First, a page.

The Samsung Galaxy S III shipped in late spring, with Android 4.0 preinstalled. Google started shipping Nexus devices with Android 4.1 in July. By the time AT&T pushed the update to my phone in December, T-Mobile S III owners had already had it for a month… and Google had begun shipping Nexus devices with Android 4.2.
Amazing, isn’t it? And the Galaxy S III isn’t some freak media player manufactured in North Korea. It’s the hottest Android phone from the market’s dominant maker of Android devices. Sure, I’m confident that the Galaxy S III will receive updates for the entire natural life of the device. But I’m just as confident that this is going to be a pain in the butt forever.
And who’s responsible for bug fixes? Another major hassle. Even a patch for a critical problem has to pass through several turnstiles before I’ll receive it. First, Google fixes Android. Then, Samsung gets the fix, and it applies it to its own OS distribution. AT&T gets the update from Samsung, and then, finally, it’s pushed to the customers.
Lots can go wrong at any step of the process…and this example assumes that Google and Samsung and AT&T don’t waste time bickering about where the problem is.
Pre-Installed Carrier Junk Apps
Another terrible problem with Android: bloatware and crapware.
Phones often come preinstalled with page after page of apps and onscreen widgets that offer no benefit to the user, and which try to trick them into using their carrier’s paid services instead of the free alternatives bundled with Android. Some carriers even lock these apps to the device, so they can’t be removed.
The Galaxy S III is (largely) uncontaminated by this practice, because Samsung decided to impose some discipline. Nexus devices are free of crapware because Google wants to maintain the brand as “pure Android.” But God help an inexperienced user who walks into a store and picks up any of the Android devices at the other end of this spectrum. They’re right to wonder why the Home screen of the app launcher contains a huge NASCAR widget, instead of a shortcut to the web browser.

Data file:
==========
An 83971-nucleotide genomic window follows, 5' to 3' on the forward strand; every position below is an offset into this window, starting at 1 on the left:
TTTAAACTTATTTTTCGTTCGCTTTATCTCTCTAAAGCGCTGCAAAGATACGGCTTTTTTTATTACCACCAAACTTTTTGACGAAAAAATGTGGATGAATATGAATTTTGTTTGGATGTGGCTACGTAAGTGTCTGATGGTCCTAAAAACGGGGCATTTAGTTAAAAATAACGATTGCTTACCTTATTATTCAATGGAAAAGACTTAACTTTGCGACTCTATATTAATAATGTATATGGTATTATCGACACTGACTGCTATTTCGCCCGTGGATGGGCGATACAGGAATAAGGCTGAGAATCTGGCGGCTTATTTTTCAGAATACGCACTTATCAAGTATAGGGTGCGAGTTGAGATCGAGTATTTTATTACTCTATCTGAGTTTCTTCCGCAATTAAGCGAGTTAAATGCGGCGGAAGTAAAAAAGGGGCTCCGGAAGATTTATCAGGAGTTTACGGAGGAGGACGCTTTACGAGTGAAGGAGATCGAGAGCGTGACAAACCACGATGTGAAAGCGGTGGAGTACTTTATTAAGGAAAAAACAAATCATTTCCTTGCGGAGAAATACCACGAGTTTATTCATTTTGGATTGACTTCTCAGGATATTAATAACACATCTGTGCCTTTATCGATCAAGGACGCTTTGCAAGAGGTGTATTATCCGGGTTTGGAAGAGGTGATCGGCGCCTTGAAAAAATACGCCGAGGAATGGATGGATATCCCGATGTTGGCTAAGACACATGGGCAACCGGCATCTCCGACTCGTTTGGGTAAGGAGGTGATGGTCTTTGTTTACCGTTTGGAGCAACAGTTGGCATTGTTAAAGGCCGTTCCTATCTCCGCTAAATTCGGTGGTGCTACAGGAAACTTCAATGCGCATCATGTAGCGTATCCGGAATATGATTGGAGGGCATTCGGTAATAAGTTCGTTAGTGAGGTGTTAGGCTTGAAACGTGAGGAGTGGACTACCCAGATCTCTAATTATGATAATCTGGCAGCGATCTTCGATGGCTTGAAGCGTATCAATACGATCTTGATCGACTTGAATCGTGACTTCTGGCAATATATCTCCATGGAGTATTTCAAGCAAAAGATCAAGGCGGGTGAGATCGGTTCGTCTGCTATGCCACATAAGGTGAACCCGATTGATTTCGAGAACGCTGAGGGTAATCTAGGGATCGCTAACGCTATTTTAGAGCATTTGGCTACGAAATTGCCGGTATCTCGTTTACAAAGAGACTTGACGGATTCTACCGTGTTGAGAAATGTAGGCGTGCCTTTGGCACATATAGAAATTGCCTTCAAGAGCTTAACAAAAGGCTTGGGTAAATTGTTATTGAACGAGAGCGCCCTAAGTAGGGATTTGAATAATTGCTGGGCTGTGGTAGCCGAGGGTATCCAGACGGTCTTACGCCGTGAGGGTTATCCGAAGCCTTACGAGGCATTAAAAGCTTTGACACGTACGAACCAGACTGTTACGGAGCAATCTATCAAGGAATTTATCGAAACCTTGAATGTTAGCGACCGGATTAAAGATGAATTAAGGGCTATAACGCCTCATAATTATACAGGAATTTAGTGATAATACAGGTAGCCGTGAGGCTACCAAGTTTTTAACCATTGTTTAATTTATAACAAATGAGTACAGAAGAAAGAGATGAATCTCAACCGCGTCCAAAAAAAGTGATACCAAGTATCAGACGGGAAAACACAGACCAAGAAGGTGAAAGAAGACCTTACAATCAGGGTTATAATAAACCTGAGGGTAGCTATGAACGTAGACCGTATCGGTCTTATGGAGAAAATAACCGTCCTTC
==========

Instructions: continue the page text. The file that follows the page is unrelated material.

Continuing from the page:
I wish that Android phones were as aggressive about protecting battery life as iOS. Many Android apps can get away with keeping the GPS radio powered up long after it’s needed, for example. iOS keeps a steel ruler at the ready. It raps the knuckles of an app at the first sign of power-greedy behavior.
The Galaxy S III delivers about the same battery life as I got with iPhone 5, or the iPhone 4S. But its battery has half again the capacity of the iPhone. I wonder how much longer it would last if Android provided better power management.
This isn’t an Android fault per se. But dear Lord, how I miss the iPhone’s camera!
I performed some meticulous cross-platform camera tests last fall. I posted a series of blind comparisons to my Flickr account and was pleased to find that readers often picked a Galaxy S III photo over one from the iPhone 5.
Fab. But you don’t prize a camera for taking great photos outdoors on a sunny day. The iPhone can take decent photos under anything but the most wretched of circumstances. That’s why I still often carry my iPhone 4S with me. It’s a tiny camera that takes terrific photos and it has both iPhoto and WiFi.
The iPhone is still the only phone that has what I consider “a real camera” as opposed to “an excellent smartphone camera.” Both Nokia and HTC have made solid first steps towards bringing their cameras up to that standard. But while they're pointing to their cameras as a signature feature and an object of pride, only Apple is backing up those claims with camera that's truly great from wall to wall and floor to ceiling.
Next page: Yep, I'm an Android user